Anyone working in the illegal cannabis industry needs to be prepared to get arrested at any moment. A recent rash of police raids on medical cannabis dispensaries across Canada have shown that some organizations are much more prepared than others to deal with the consequences. Since the Victoria Cannabis Buyers Club survived 4 police raids in 2002-03, and one on it bakery in 2009 that lead to a huge victory for extracts at the Supreme Court of Canada, I feel like it is important for me to share some of my experiences, insights and concerns.
Now I should remind everyone that I am not a lawyer, I just have a lot of experience getting arrested and going to court as a defendant or a witness. A brief history of my fight with the law would take up an entire blog. This is not legal advice as much as common sense.
Rule number one is: If you cannot do the time, do not do the crime. While many of us feel the law is wrong, putting yourself on the front line puts you personally at risk of going to jail, losing assets and/or exposing yourself to friends, family and the government, and also makes you a poster-child for the cause. If you have a embarrassing criminal record, have children or otherwise are not prepared for the kind of public scrutiny that comes with a police raid, then you should likely step back and let someone else take the risk.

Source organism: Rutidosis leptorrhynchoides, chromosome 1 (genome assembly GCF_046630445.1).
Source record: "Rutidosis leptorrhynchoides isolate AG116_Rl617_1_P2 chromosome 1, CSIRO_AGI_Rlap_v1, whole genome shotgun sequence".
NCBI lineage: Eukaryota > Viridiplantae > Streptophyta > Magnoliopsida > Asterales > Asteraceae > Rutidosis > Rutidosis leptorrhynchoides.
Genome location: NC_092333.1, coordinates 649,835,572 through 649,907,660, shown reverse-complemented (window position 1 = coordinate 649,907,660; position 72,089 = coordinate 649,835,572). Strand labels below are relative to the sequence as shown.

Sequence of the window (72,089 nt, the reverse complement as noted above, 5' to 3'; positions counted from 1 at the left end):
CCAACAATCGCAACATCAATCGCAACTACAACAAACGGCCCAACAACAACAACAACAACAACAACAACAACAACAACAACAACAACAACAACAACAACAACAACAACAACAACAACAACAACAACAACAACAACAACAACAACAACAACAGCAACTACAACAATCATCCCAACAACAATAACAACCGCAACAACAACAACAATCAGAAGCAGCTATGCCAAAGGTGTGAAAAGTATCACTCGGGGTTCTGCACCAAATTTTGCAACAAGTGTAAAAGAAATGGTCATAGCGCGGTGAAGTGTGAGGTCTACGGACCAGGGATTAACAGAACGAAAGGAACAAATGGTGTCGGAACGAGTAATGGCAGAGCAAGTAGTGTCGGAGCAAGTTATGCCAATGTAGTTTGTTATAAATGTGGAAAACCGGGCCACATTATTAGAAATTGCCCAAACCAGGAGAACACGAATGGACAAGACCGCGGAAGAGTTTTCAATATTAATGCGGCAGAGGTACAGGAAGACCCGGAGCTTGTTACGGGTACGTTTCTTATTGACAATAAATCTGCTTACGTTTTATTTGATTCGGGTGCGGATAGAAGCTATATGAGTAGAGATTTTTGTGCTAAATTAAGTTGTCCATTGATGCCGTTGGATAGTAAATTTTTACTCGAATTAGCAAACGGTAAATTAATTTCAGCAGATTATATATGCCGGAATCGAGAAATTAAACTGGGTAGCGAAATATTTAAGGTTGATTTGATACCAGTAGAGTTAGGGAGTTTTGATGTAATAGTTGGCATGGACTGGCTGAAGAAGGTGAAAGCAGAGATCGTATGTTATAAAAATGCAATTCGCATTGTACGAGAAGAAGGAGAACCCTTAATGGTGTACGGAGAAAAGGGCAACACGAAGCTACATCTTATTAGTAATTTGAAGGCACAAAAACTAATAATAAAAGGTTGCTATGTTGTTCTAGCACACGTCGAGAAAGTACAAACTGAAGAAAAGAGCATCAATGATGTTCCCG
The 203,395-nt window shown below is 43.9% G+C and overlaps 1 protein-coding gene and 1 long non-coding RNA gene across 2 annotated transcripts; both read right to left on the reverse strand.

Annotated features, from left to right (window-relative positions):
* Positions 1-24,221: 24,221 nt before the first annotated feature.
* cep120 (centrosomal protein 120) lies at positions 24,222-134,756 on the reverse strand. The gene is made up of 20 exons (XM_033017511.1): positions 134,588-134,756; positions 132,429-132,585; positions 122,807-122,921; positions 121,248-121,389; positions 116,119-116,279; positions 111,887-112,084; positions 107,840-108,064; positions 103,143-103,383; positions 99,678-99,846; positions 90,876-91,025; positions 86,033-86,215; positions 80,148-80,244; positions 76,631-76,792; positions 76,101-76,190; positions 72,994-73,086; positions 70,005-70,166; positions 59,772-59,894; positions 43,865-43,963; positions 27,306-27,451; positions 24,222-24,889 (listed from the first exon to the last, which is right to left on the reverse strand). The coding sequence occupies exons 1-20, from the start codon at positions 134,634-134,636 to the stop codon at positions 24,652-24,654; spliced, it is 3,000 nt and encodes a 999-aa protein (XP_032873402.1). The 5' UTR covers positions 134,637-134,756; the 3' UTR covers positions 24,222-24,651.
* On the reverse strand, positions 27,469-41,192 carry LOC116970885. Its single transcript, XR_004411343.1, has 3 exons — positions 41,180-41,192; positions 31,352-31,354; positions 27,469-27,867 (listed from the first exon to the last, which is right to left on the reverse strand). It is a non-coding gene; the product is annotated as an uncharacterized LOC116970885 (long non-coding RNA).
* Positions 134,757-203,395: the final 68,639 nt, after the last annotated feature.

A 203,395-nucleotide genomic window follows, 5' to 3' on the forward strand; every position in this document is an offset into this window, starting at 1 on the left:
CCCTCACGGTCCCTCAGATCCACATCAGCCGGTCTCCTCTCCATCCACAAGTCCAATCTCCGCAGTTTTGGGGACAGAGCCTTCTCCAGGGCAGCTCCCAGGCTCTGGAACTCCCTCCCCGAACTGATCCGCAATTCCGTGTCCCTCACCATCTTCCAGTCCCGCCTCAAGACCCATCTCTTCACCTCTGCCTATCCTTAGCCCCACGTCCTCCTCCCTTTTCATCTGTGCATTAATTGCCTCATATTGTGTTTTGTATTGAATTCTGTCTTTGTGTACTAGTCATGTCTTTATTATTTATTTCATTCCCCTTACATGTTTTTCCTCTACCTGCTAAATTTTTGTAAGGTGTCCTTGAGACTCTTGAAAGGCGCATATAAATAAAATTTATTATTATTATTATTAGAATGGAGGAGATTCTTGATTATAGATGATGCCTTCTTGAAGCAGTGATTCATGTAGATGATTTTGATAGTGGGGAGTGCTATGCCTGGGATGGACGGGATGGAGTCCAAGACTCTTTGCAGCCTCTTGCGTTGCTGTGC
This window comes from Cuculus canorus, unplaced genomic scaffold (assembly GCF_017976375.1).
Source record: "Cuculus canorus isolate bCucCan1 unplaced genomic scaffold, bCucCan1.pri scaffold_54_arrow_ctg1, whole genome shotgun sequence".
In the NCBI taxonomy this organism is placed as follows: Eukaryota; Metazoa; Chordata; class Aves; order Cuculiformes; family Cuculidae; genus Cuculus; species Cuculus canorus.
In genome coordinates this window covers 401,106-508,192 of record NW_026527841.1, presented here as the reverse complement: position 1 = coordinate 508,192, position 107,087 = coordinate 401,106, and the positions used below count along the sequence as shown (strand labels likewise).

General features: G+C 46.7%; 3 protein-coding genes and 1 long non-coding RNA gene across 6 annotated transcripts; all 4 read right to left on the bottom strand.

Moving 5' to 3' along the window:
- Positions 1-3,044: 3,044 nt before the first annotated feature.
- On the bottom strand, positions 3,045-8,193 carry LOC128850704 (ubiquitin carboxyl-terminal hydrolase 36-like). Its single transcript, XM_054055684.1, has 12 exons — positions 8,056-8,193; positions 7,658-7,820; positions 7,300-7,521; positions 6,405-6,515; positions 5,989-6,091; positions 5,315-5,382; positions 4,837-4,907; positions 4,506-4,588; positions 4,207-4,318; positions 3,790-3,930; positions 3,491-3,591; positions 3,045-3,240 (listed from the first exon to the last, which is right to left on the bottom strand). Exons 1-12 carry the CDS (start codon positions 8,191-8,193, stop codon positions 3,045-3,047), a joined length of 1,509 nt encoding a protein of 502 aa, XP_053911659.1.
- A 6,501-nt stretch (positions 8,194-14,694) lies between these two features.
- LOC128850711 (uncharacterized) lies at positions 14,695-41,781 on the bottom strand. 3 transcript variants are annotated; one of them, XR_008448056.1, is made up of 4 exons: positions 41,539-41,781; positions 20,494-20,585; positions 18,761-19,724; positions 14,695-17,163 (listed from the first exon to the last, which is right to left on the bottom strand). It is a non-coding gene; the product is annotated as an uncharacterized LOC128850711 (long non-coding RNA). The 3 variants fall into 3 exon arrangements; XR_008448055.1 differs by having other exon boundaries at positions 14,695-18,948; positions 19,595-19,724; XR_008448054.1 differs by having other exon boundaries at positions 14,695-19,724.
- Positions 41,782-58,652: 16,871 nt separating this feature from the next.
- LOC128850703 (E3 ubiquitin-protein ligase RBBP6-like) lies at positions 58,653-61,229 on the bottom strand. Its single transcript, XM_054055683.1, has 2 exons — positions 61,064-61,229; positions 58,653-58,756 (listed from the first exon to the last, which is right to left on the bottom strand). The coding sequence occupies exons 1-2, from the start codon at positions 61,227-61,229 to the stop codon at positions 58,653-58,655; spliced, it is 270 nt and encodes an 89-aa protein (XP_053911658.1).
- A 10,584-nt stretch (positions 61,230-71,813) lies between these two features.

One of my other big rules is to break just one law at a time. Avoiding the sale and possession of other drugs, even if you firmly believe you have every right to use them too, is the best way to ensure that if you get arrested at work you will not face other charges that could harm your credibility. While I strongly believe the war on drugs is a failure on a catastrophic level, I also realize it will be best dismantled one drug at a time.
Organizations involved in public cannabis sales needs to have a clear plan for employees to follow in case of a raid. Employees need to know what to do when police enter, how to behave when being searched and questioned, what to expect when spending the night or weekend in jail, who their lawyer is and have a backup plan if the organization collapses. While it is impossible to foresee every possibility, being prepared is the best way to feel comfortable at work and ensure if the worst does happen that the damage caused by a police raid is kept to a minimum.
Never have all of the organization’s cannabis openly available to police where they can easily find it, including safes. Every time our club was raided the police were not able to find large stashes of herb that allowed us to reopen almost immediately. If it is all hidden they they will search until it is found, but typically they do not like to get down on their knees and look around or otherwise look too hard if they have found some already.